Justice Department criticizes terror case it won

Requesting new trial, it calls legal strategy flawed

September 02, 2004|By NEW YORK TIMES NEWS SERVICE

DETROIT -- The Justice Department assailed its own legal strategy yesterday in the case that brought its first courtroom victory in the war on terrorism.

In a 60-page filing released yesterday, prosecutors asked a federal judge to end the terrorism case against what they once called a "sleeper operational combat cell" based here. They are asking for a new trial of three men only on document fraud.

After nine months of investigation, federal prosecutors compiled a wealth of evidence that they said fatally undermined every aspect of their terrorism case. They also sharply rebuked the prosecutor who led the case, Richard G. Convertino, suggesting he knowingly withheld evidence that he was obligated to share with defense lawyers. Convertino, who was removed as the case prosecutor last year and is the subject of a department investigation, has previously denied accusations that he did anything wrong and has filed a lawsuit against the department.

The developments marked a stunning reversal in a case once hailed by Attorney General John Ashcroft as a major victory in the war on terrorism.

"To have one of the department's few wins move into the loss category is pretty remarkable," said Jonathan Turley, a law professor at George Washington University. "The Detroit case is like a 20-car pileup for Ashcroft. You have an open feud with the former prosecutor and ultimately the abandonment of the case."

Some others were heartened that the department aired its missteps.

"We applaud the Justice Department's call for fairness in this case," said Ismael Ahmed, executive director of the Arab Community Center for Economic and Social Services, in a statement yesterday.

"It clearly demonstrates why we feel that America is such a great country."

Ashcroft declined to comment through a spokesman.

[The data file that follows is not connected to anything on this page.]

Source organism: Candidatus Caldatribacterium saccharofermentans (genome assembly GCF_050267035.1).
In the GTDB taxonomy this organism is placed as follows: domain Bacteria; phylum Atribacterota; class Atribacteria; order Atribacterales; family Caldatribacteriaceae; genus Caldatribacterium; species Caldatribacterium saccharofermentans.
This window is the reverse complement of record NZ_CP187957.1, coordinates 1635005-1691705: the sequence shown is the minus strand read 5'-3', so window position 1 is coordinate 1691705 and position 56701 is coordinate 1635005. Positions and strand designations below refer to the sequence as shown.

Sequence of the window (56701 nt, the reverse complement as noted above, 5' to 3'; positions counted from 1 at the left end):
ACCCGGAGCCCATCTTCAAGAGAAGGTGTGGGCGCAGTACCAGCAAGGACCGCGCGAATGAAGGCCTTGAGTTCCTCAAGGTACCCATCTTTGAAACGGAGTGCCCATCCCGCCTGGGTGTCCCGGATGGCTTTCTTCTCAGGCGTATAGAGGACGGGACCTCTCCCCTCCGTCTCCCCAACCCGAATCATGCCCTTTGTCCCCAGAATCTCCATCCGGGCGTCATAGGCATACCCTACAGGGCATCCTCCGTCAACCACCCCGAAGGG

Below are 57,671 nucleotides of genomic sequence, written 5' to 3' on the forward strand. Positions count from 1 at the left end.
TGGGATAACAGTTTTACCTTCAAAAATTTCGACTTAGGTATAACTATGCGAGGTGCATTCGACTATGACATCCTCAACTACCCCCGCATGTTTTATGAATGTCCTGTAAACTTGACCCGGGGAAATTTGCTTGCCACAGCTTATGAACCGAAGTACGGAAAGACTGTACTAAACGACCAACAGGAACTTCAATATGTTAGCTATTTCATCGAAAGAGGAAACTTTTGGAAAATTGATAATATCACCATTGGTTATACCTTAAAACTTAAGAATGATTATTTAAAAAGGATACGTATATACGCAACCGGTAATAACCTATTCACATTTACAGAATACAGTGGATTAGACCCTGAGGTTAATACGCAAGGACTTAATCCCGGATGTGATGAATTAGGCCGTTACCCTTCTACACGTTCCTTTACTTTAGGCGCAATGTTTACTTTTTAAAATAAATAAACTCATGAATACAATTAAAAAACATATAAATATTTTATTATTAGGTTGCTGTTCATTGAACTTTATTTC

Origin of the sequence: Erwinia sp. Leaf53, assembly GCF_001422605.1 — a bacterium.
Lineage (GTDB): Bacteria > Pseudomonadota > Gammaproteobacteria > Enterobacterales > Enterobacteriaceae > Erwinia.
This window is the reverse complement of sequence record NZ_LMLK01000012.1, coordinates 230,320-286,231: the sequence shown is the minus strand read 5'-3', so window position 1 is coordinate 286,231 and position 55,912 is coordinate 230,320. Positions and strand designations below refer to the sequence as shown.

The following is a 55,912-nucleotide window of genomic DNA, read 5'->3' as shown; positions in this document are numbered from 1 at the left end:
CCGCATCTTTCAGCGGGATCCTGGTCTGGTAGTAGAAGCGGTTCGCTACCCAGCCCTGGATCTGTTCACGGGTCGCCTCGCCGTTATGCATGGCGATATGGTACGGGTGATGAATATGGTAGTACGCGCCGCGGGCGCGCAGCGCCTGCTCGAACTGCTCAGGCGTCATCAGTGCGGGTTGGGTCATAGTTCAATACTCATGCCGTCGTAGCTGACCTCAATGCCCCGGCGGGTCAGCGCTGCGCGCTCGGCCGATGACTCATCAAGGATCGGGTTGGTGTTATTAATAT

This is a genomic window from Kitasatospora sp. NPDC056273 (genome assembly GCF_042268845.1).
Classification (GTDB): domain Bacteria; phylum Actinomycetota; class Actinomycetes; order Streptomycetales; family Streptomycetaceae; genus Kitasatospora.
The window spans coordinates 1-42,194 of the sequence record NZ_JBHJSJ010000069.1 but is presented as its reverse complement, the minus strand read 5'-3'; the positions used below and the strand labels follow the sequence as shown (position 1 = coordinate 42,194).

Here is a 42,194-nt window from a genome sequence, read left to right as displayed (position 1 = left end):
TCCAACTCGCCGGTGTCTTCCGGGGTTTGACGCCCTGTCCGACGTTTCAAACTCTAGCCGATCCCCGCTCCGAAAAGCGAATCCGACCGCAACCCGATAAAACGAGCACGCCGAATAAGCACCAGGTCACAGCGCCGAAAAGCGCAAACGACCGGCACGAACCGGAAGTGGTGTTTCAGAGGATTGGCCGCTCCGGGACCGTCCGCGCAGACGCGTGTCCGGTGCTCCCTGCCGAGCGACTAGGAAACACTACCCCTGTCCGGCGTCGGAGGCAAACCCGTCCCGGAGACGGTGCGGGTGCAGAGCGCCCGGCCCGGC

"The filing does speak for itself," said Bryan Sierra, a Justice Department spokesman in Washington. "We are obligated to do the right thing if we feel something went wrong with the case."

In June 2003, two Moroccan men, Abdel-Ilah Elmardoudi, 38, and Karim Koubriti, 26, were convicted on terrorism and document fraud charges. A third Moroccan man, Ahmed Hannan, 36, was convicted of document fraud.

A fourth man was acquitted. The men were never sentenced because of escalating problems over how the case was handled.

"In its best light, the record would show that the prosecution committed a pattern of mistakes and oversights that deprived the defendants of discoverable evidence," federal prosecutors said in their latest filing.

The nine-month review, which had been ordered by the presiding judge, Gerald E. Rosen of U.S. District Court, showed that prosecutors did more than suppress evidence.

The report said that prosecutors also "created a record filled with misleading inferences that such material did not exist."

The filing was largely a rebuke of Convertino, who was removed within months of winning the convictions. What is unclear is why the department allowed Convertino to try the case if it had concerns about his conduct.

The government said yesterday that in the early stages of the investigation, in 2002, there were deep divisions within the department over Convertino's strategy to interview a key witness, Youseff Hmimssa, without letting the FBI take notes, to prevent the defense from gaining access to the information.

"Convertino's approach caused significant controversy within the Department of Justice," prosecutors said, adding that department officials in Washington and Detroit cautioned him against the approach. One FBI agent was said to be "adamantly opposed" to the strategy.

Keith Corbett, Convertino's supervisor and co-counsel on the case, also warned against it.

Tension between Washington officials and Convertino grew, with a federal prosecutor assigned to the case saying in December that he was relegated to being more observer than participant.

Convertino has countered in his own suit that the department is retaliating against him for his agreement to testify about terrorism last year before the Senate Finance Committee. The committee chairman, Charles E. Grassley, an Iowa Republican, is a critic of the department.

"Much of the evidence claimed to have been wrongfully withheld by Rick was evidence he wasn't aware of," said Convertino's lawyer, William Sullivan. "Even if he had been, it was not material to the defense and it would not have led to a different result at the trial."

Convertino, who declined to comment, has said previously that he was assigned only a barebones staff and could not have monitored every piece of information; he has also said the bureaucracy prevented him from seeing some evidence uncovered by the government.

He remains on the Justice Department's payroll, assigned to the Senate Caucus on International Narcotic Control, which is led by Grassley, who has in the past characterized Convertino as a whistleblower. Grassley's office declined comment.

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